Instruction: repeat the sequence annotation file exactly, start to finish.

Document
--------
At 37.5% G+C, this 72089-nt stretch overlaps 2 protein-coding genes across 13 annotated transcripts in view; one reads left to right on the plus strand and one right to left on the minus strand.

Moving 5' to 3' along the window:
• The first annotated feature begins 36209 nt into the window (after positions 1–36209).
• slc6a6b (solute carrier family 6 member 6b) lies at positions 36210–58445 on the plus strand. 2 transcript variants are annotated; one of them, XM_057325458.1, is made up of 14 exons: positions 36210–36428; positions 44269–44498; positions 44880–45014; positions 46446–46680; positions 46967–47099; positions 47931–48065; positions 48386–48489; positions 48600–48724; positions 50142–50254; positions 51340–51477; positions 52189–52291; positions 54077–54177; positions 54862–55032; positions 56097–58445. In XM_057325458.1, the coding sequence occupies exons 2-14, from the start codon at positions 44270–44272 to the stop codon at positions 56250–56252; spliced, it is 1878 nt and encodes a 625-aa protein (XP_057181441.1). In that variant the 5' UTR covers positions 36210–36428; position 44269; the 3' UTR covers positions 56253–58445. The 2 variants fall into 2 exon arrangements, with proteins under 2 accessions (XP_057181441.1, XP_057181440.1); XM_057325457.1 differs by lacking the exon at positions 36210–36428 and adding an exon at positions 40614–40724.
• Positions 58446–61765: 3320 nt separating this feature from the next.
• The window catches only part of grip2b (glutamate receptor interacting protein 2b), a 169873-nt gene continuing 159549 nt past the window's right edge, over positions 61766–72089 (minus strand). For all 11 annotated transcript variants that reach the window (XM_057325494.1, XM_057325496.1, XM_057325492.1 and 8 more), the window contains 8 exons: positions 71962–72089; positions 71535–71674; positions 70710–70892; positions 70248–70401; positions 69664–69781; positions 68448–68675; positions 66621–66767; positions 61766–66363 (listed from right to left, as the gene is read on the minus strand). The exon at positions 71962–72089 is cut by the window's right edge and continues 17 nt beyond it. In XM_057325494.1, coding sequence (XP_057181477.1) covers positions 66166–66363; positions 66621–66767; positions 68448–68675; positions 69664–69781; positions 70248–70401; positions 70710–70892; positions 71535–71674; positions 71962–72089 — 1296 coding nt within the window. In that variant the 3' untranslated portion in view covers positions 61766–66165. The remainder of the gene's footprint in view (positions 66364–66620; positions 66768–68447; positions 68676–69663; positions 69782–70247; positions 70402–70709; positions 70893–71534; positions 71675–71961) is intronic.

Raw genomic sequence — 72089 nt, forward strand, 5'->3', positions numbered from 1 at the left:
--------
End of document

At 37.5% G+C, this 72089-nt stretch overlaps 2 protein-coding genes across 13 annotated transcripts in view; one reads left to right on the plus strand and one right to left on the minus strand.

Moving 5' to 3' along the window:
• The first annotated feature begins 36209 nt into the window (after positions 1–36209).
• slc6a6b (solute carrier family 6 member 6b) lies at positions 36210–58445 on the plus strand. 2 transcript variants are annotated; one of them, XM_057325458.1, is made up of 14 exons: positions 36210–36428; positions 44269–44498; positions 44880–45014; positions 46446–46680; positions 46967–47099; positions 47931–48065; positions 48386–48489; positions 48600–48724; positions 50142–50254; positions 51340–51477; positions 52189–52291; positions 54077–54177; positions 54862–55032; positions 56097–58445. In XM_057325458.1, the coding sequence occupies exons 2-14, from the start codon at positions 44270–44272 to the stop codon at positions 56250–56252; spliced, it is 1878 nt and encodes a 625-aa protein (XP_057181441.1). In that variant the 5' UTR covers positions 36210–36428; position 44269; the 3' UTR covers positions 56253–58445. The 2 variants fall into 2 exon arrangements, with proteins under 2 accessions (XP_057181441.1, XP_057181440.1); XM_057325457.1 differs by lacking the exon at positions 36210–36428 and adding an exon at positions 40614–40724.
• Positions 58446–61765: 3320 nt separating this feature from the next.
• The window catches only part of grip2b (glutamate receptor interacting protein 2b), a 169873-nt gene continuing 159549 nt past the window's right edge, over positions 61766–72089 (minus strand). For all 11 annotated transcript variants that reach the window (XM_057325494.1, XM_057325496.1, XM_057325492.1 and 8 more), the window contains 8 exons: positions 71962–72089; positions 71535–71674; positions 70710–70892; positions 70248–70401; positions 69664–69781; positions 68448–68675; positions 66621–66767; positions 61766–66363 (listed from right to left, as the gene is read on the minus strand). The exon at positions 71962–72089 is cut by the window's right edge and continues 17 nt beyond it. In XM_057325494.1, coding sequence (XP_057181477.1) covers positions 66166–66363; positions 66621–66767; positions 68448–68675; positions 69664–69781; positions 70248–70401; positions 70710–70892; positions 71535–71674; positions 71962–72089 — 1296 coding nt within the window. In that variant the 3' untranslated portion in view covers positions 61766–66165. The remainder of the gene's footprint in view (positions 66364–66620; positions 66768–68447; positions 68676–69663; positions 69782–70247; positions 70402–70709; positions 70893–71534; positions 71675–71961) is intronic.

Raw genomic sequence — 72089 nt, forward strand, 5'->3', positions numbered from 1 at the left: